An Advanced Version of Cognitive Structural Realism
- 135 Downloads
In this chapter, I draw on the resources of contemporary computational neuroscience to provide an updated version of CSR. I shall argue that the resources of the Predictive Processing Theory (PPT) can be used to account for both structuralist and realist components of CSR. I argue that PPT provides the necessary inferential links for accounting for CSR’s notion of scientific representation. Since the implemented Bayesian framework that PPT invokes has a natural propensity for being grounded, this version of CSR provides a solution to the problem of representation. But I will conclude the chapter by pointing out that the inferential nature of the invoked inferential links could still harbour the strong version of the problem of representation.
- Alderson-Day, B., Diederen, K., Fernyhough, C., Ford, J. M., Horga, G., Margulies, D. S., McCarthy-Jones, S., et al. (2016, June). Auditory hallucinations and the Brain’s resting-state networks: Findings and methodological observations. Schizophrenia Bulletin, 42, 1110–1123. https://doi.org/10.1093/schbul/sbw078.CrossRefGoogle Scholar
- Beni, M. D. (2018b). Reconstructing probabilistic realism: Re-enacting syntactical structures. Journal for General Philosophy of Science. Springer Netherlands, 1–21. Accessed September 27. https://doi.org/10.1007/s10838-018-9426-z.
- Blakemore, S.-J., Wolpert, D. M., & Frith, C. D. (1999). The cerebellum contributes to somatosensory cortical activity during self-produced tactile stimulation. Neuroimage. http://www.sciencedirect.com/science/article/pii/S1053811999904780.
- Blakemore, S.-J., Wolpert, D., & Frith, C. (2000). Why can’t you tickle yourself? Neuroreport. http://journals.lww.com/neuroreport/Abstract/2000/08030/Why_can_t_you_tickle_yourself_.2.aspx.
- Churchland, P. M. (1989). On the nature of theories: A neurocomputational perspective. In C. W. Savage (Ed.), Minnesota studies in the philosophy of science, Volume 14. Scientific theories (pp. 59–101). Minneapolis: University of Minnesota Press.Google Scholar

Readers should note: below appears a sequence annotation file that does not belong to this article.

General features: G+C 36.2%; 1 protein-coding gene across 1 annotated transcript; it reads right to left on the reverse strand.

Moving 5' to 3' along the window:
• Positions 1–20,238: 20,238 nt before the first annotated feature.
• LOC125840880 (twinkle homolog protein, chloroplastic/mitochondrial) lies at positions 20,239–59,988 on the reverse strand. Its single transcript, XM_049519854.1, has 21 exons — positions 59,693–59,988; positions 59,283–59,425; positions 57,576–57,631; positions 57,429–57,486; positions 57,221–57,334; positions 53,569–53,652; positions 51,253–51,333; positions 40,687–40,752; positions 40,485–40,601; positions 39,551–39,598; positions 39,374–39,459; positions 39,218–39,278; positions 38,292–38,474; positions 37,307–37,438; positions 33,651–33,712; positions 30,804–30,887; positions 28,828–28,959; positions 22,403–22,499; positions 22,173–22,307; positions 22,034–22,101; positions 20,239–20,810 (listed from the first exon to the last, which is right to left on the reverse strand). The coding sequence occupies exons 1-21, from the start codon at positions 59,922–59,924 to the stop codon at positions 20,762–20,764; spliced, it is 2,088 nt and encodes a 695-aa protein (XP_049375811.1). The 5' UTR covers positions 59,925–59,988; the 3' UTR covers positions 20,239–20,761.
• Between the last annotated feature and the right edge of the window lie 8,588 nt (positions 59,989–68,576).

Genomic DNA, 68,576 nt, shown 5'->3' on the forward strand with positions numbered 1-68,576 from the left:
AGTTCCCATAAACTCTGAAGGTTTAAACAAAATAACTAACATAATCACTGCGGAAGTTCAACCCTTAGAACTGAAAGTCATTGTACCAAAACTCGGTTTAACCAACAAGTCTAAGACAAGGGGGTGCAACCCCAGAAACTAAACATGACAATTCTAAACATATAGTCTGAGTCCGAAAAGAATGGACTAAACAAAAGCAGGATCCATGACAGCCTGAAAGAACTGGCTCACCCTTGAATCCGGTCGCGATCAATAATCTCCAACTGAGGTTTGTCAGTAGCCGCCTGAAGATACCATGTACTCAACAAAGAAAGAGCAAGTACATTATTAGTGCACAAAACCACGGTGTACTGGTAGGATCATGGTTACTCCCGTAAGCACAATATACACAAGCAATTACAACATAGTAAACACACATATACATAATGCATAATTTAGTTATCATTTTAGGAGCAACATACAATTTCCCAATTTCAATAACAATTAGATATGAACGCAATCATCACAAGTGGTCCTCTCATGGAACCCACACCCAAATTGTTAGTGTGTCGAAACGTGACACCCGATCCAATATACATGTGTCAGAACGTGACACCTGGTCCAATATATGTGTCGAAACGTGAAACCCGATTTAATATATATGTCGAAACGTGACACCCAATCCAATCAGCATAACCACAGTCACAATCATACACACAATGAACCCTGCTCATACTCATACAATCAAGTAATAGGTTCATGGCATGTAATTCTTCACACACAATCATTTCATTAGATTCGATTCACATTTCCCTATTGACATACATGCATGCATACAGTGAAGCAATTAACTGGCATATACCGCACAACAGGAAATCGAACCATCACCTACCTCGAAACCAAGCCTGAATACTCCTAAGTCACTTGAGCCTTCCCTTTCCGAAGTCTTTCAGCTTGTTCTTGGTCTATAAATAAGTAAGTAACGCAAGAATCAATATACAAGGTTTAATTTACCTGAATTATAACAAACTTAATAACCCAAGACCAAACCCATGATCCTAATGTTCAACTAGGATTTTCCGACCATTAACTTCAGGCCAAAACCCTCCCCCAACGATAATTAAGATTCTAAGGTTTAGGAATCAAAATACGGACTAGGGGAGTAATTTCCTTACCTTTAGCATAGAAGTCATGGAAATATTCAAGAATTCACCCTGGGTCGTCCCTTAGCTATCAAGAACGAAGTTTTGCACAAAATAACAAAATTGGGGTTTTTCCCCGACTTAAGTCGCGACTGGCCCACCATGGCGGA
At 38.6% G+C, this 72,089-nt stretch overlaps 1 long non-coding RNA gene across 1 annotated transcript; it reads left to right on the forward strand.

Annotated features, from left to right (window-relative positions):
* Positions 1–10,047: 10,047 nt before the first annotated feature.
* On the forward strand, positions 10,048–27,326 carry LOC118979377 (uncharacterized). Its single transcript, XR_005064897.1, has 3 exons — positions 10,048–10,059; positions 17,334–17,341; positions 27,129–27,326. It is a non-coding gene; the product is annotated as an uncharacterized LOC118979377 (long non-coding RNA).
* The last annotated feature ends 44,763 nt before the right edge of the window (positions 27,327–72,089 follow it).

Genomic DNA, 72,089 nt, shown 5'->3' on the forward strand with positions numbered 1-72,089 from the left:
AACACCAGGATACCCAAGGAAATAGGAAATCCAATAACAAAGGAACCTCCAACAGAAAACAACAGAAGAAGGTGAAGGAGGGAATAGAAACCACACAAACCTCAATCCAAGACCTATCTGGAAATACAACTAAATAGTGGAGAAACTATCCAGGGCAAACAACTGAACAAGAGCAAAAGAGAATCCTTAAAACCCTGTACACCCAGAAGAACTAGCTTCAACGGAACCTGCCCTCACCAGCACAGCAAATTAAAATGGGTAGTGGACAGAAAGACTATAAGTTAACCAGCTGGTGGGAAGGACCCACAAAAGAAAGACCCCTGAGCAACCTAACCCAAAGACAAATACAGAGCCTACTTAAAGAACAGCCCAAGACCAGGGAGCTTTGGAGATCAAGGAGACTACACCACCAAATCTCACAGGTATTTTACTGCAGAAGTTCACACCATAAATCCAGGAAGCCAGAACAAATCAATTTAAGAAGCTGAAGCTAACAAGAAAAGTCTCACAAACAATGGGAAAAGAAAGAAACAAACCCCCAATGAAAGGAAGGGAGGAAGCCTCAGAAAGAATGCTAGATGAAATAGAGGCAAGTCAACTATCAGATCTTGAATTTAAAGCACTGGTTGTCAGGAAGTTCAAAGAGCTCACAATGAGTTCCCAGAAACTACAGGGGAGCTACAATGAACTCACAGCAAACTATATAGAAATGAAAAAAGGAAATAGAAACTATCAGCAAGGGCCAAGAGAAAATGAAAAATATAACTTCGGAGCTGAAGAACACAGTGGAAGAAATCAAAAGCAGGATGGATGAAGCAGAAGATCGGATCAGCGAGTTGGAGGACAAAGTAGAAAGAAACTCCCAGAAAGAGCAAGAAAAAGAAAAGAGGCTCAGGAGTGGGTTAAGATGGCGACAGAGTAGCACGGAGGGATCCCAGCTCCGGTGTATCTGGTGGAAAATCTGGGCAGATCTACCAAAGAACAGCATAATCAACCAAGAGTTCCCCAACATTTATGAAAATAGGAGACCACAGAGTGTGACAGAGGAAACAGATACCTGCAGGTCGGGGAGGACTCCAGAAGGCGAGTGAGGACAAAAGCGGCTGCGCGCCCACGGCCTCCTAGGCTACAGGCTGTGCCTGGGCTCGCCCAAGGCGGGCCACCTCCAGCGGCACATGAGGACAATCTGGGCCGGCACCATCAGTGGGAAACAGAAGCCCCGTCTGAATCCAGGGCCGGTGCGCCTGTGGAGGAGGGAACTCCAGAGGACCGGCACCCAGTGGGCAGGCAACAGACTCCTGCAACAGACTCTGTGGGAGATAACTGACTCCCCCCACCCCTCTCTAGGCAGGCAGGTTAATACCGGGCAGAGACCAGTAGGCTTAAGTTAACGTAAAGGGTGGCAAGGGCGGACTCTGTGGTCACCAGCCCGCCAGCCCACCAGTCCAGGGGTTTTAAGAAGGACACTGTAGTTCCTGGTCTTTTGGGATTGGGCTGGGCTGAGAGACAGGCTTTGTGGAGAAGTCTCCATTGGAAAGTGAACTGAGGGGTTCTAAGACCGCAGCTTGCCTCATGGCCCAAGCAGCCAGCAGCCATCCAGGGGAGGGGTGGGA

- Floridi, L. (2014). Perception and testimony as data providers. Logique et Analyse, 57(226), 3421–3438. Dordrecht: Springer.Google Scholar
- Hempel, C. (1965). Aspects of scientific explanation and other essays in the philosophy of science. New York: Free Press.Google Scholar
- Hohwy, J. (2013). The predictive mind. Oxford: Oxford University Press. https://doi.org/10.1093/acprof:oso/9780199682737.001.0001.CrossRefGoogle Scholar
- Horga, G., Schatz, K. C., Abi-Dargham, A., & Peterson, B. S. (2014). Deficits in predictive coding underlie hallucinations in schizophrenia. The Journal of Neuroscience: The Official Journal of the Society for Neuroscience, 34(24), 8072–8082. https://doi.org/10.1523/JNEUROSCI.0200-14.2014.CrossRefGoogle Scholar
- Lipton, P. (2004). Inference to the best explanation (2nd ed.). London: Routledge/Taylor and Francis Group.Google Scholar
- Maxwell, G. (1970). Theories, perception and structural realism. In R. Colodny (Ed.), The nature and function of scientific theories (pp. 3–34). Pittsburgh: University of Pittsburgh.Google Scholar
- Northoff, G. (2014a). Unlocking the brain: Volume 1: Coding. New York: Oxford University Press.Google Scholar
- Northoff, G. (2014b). Unlocking the brain: Volume 2: Consciousness. New York: Oxford University Press. https://doi.org/10.1093/acprof:oso/9780199826995.001.0001.CrossRefGoogle Scholar
- Psillos, S. (1999). Scientific realism: How science tracks truth. New York: Routledge.Google Scholar
- Russell, B. (1927). The analysis of matter. London: Kegan Paul.Google Scholar
- Zylberberg, J., Murphy, J. T., & DeWeese, M. R. (2011). A sparse coding model with synaptically local plasticity and spiking neurons can account for the diverse shapes of V1 simple cell receptive fields. Edited by O. Sporns. PLoS Computational Biology, 7(10), e1002250. https://doi.org/10.1371/journal.pcbi.1002250. Public Library of ScienceCrossRefGoogle Scholar